As Pueblo eyes a fossil-fuel-free future, Mother Jones takes note
Author: Kara Mason - January 17, 2018 - Updated: January 17, 2018
A Pueblo city councilman wants the Steel City to rely completely on alternative energy by 2035, and he’s catching some national attention for it.
Larry Atencio, the representative from Pueblo’s East Side, told Mother Jones what he envisions for the city, which has been in upheaval over energy prices for everal years. Atencio first introduced a resolution to his fellow lawmakers a year ago pledging to propel the city toward complete renewable energy within 17 years.
But Mother Jones asks: Can Pueblo, a place “where there are lots of poor people struggling to pay their utility bills,” do it?
The magazine points out that making a major shift toward renewable energy could mean even higher rates. It’s earlier efforts to rid the city of fossil-fueled electricity that are said to have started the utility rate spiral in the first place:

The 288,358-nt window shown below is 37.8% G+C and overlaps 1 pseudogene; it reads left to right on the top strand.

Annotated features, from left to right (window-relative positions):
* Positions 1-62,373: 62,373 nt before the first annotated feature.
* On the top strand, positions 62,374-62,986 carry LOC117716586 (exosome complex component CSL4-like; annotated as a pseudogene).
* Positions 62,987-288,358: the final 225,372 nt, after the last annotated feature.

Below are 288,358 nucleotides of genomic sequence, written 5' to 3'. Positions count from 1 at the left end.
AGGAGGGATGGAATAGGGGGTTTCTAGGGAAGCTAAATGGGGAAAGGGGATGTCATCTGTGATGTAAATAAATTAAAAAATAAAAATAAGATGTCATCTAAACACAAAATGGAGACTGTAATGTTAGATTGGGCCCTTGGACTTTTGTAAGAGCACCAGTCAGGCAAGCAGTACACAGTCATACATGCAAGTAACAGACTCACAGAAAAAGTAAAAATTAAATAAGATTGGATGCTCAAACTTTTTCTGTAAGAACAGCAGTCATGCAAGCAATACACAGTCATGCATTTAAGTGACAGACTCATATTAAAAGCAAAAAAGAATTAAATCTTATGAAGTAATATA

When Black Hills Energy raised rates, a lot of that money went toward closing dirty power plants and building cleaner ones. The company shut down an outdated gas plant in downtown Pueblo and an old coal plant in Cañon City (the next town to the west). Black Hills was the first utility in Colorado to eliminate coal from its system. It replaced that dirty power with wind turbines, solar panels, and natural gas. As a result, 19 percent of the electrons streaming from Black Hills Energy to Pueblo come from renewables, and the company is on track to reach 30 percent in the next two years. According to (company spokeswoman Julie) Rodriguez, Pueblo’s electric supply is “one of the cleanest in the state.”
Atencio told Mother Jones, as he did local reporters, that the high rates from energy provider Black Hills provided some inspiration for the resolution, which has no legally binding requirements. That’s probably why the resolution has been so popular among residents.
While the Mother Jones piece raises a lot of questions about what may be in store for the Steel City — which is actively putting an emphasis on attracting the solar industry — there haven’t been any actual policy shifts or new ordinances that support the ambitious goal.